Wednesday, February 06, 2008

Geomancy Almanac

Geomantie manuscript decoration


Geomantie manuscript volvelle


Geomantie - Cod. Pal. germ. 833 - 16th cent. g

"Almanac for the year 1552 after the birth of Christ our Savior, which is a leap year. The golden number is 14, the sun circle 21, the Roman tax number 10*, the first Sunday-[C] lasts until the 21st of Hornungs. The other Sunday-[B] lasts until the end of the year. Between Christmas and the Lord's "Night of Fasting" (Ash Wednesday eve), are 9 weeks 2 days. The calendar shows the other festivals, movable and immovable, and also the course of the moon and other necessary observations are interpreted with following characters or signs."
[This is a slight paraphrase of a translation kindly provided by John D of Yale U.]
(*The Romans assessed taxes in 15 year cycles)


Geomantie - Cod. Pal. germ. 833 - 16th cent. f


Geomantie - lunar calendar


Geomantie - moon phases


Geomantie - moon phase calendar


Geomantie - Cod. Pal. germ. 833 - 16th cent. h


Geomantie - Cod. Pal. germ. 833 - 16th cent. e


Geomantie - Cod. Pal. germ. 833 - 16th cent. b


Geomantie - Cod. Pal. germ. 833 - 16th cent. c


Geomantie - Cod. Pal. germ. 833 - 16th cent. d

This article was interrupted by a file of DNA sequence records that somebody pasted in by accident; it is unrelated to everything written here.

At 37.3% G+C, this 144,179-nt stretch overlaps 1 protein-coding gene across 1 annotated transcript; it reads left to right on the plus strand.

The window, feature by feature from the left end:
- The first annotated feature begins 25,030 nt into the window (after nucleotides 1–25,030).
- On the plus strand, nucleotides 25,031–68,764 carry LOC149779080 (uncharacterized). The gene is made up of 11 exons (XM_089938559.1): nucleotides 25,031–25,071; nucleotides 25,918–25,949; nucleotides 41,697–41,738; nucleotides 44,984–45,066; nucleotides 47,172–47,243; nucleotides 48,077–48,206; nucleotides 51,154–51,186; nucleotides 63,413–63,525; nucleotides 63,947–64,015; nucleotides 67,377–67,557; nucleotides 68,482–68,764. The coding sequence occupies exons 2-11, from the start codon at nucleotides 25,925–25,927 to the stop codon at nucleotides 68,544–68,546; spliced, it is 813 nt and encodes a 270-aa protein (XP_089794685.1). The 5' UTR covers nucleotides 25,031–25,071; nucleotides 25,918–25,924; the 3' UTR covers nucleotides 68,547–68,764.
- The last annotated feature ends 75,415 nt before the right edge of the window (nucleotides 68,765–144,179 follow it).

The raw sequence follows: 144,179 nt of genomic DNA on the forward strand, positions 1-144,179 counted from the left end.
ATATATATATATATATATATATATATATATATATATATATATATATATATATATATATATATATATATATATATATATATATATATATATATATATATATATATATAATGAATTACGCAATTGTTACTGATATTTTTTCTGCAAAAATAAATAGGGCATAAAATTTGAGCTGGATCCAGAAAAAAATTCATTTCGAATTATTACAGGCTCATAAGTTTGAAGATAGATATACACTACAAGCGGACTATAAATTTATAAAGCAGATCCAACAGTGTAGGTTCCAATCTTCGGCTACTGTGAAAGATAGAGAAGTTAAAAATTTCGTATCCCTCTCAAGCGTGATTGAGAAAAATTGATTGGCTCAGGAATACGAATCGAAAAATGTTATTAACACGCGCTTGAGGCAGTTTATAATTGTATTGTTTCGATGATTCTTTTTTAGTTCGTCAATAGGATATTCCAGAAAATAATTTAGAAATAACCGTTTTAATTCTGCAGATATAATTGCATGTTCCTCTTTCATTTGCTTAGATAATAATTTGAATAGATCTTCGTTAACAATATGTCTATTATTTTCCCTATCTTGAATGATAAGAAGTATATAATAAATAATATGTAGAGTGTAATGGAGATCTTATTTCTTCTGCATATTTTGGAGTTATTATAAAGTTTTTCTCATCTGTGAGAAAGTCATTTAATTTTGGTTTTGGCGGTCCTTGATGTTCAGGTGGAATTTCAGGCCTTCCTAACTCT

Count Otto-Henry (Otto-Heinrich or more usually, Ottheinrich) (1502-1559) was a memeber of the Wittelsbach dynasty of Bavarian Germany. A small territory was created around Neuburg on the Rhine River not long after Ottheinrich's birth which became his principality within the (very) convoluted Palatinate region of the Holy Roman Empire.

Ottheinrich was a keen supporter of the arts and sciences and a convert to the Lutheran Reformation which he championed in his hereditary homelands. He was also an avid bibliophile, becoming the most important collector of books of the German Renaissance. His extravagant outlays on manuscripts and books (and castle building) in Neuburg left him bankrupt in the 1540s and he went into exile (still expanding his private library) for some ten years when his debts had to be paid by the people of his principality.

In 1556 his fortunes were reversed after a relative died and he became Prince Elector of the Palatinate. Now in Heidelberg, Ottheinrich set about renovating the university with the help of the humanist Phillip Melanchthon, and he also added an elaborate wing to his newly inherited Heidelberg Castle. As a consequence, his own library from the castle (which now included the exquisite manuscript output of the Lorsch Monastery) was relocated and combined with the university holdings and opened to the public - later becoming known as 'Bibliotheca Palatina' - in the Church of the Holy Spirit. By the end of 1556 the holdings consisted of "6,400 titles, including 4,800 prints, 500 parchment manuscripts and 600 paper manuscripts".